Francesco Filelfo's 'Consolatio ad Iacobum Antonium Marcellum de obitu Valerii filii' and the Rhetoric of early modern Consolation Literature.
When on the first of January 1461 Jacopo Antonio Marcello’s eight-year-old son Valerio died, prominent humanists produced consoling essays and poems for the boy’s father. The most important of these writings was Francesco Filelfo’s “Consolatio ad Iacobum Antonium Marcellum de obitu Valerii filii” (“Consolation of J.A. Marcello on the death of his son Valerio”), a consolation of more than 30,000 words, which combines portraits of and panegyrics on the boy and his father with a philosophical exposition on the immortality of the soul. In an innovative blending of various literary and spiritual traditions, it displays an ambitious synthesis of Greek, Roman, and Christian consolatory themes, clearly aiming at a wider audience than the dedicatee alone. Until now, Filelfo’s text could only be read in twenty fifteenth-century manuscripts and seven editions from the same century.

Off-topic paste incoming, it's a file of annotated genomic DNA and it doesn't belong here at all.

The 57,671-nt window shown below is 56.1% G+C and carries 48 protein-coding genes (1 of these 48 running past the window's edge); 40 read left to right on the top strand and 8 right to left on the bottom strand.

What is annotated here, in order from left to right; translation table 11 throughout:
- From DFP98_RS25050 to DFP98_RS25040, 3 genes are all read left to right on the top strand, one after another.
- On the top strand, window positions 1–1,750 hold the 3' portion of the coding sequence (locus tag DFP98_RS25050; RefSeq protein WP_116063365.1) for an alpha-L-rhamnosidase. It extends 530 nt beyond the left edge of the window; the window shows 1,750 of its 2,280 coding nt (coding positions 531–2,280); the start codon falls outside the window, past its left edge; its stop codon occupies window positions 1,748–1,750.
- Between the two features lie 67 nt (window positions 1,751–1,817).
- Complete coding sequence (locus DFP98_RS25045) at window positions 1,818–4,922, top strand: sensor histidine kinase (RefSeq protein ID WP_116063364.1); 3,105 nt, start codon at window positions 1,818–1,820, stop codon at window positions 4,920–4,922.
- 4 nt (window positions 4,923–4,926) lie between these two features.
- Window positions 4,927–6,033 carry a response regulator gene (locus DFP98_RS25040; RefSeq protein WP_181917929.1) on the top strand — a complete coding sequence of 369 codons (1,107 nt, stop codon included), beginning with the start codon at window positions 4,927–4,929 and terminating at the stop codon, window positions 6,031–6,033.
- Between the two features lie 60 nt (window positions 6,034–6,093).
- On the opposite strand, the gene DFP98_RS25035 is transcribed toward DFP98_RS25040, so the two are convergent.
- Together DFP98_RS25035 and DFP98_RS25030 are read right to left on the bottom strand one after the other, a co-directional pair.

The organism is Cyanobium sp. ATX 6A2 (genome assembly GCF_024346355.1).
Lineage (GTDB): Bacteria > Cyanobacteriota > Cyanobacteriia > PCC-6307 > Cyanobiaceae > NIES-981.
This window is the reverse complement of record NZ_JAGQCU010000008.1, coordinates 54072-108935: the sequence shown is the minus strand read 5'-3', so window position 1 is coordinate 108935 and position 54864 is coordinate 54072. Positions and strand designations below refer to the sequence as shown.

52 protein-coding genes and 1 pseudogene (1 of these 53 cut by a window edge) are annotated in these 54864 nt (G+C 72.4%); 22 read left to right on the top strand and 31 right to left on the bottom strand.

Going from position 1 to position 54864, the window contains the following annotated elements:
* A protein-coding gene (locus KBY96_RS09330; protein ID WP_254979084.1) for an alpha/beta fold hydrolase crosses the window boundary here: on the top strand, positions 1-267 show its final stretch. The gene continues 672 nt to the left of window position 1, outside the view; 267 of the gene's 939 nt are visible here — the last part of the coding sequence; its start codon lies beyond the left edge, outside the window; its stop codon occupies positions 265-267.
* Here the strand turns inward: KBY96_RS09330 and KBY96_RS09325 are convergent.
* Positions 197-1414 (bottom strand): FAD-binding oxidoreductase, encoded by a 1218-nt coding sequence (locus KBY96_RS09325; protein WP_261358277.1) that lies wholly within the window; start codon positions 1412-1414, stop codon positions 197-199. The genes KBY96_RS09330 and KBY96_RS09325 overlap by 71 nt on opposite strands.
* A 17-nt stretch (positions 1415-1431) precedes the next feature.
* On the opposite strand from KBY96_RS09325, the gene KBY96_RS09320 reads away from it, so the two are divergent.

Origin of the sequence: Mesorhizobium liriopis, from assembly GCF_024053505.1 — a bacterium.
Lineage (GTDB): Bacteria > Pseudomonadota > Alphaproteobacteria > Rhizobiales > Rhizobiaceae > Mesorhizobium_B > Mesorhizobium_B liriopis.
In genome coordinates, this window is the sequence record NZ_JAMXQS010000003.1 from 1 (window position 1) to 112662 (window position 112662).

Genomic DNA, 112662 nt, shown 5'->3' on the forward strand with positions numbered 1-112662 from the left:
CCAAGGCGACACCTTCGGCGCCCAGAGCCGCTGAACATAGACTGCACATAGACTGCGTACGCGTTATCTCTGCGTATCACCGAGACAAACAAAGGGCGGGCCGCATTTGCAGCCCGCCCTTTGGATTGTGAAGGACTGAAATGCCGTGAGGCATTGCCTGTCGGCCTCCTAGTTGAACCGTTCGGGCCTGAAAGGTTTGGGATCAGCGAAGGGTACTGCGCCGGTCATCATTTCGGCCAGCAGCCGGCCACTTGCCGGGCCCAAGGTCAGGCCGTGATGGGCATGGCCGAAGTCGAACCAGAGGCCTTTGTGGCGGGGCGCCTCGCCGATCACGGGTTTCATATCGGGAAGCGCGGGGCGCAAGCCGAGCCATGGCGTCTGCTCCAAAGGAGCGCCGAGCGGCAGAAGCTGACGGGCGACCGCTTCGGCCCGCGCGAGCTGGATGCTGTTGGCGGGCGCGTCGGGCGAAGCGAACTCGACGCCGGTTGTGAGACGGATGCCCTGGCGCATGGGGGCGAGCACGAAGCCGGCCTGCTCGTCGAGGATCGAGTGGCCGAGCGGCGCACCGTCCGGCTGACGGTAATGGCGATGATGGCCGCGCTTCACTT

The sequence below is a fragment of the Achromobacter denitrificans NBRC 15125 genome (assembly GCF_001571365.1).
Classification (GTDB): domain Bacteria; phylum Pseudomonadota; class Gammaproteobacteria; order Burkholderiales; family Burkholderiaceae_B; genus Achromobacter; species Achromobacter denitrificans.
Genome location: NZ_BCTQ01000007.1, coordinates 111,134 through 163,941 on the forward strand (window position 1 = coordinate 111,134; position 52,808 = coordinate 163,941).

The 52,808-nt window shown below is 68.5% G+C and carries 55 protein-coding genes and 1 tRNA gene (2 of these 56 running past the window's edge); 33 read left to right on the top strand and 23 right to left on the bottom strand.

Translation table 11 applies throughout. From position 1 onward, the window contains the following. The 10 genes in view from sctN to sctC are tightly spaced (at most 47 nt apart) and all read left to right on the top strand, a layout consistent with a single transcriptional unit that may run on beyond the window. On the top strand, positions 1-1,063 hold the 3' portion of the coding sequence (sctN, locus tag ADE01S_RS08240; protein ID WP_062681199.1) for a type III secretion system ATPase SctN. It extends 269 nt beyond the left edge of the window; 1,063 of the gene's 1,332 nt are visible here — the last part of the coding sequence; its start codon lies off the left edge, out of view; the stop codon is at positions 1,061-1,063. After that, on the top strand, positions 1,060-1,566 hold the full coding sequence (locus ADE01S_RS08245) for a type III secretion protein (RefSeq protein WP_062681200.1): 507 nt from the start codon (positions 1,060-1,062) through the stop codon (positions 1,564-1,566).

My dissertation therefore presents an annotated critical edition and a comprehensive study of Filelfo’s “Consolatio”. The critical edition of the “Consolatio” consists of the Latin text, preceded by an introduction that discusses the text’s genesis and transmission and sets forth the editorial criteria. The analysis of the “Consolatio” consists of four chapters. The first chapter contains a historical contextualization of the work. In the second chapter, the place of Filelfo’s “Consolatio” in the genre of consolation is investigated. The third and fourth chapters zoom in on two main features of consolatory literature that Filelfo’s “Consolatio” reflects, namely, its philosophical and rhetorical dimensions. My doctoral research has thus yielded a general assessment of the importance of this fifteenth-century, humanist work in both Filelfo’s own oeuvre and the history of the genre.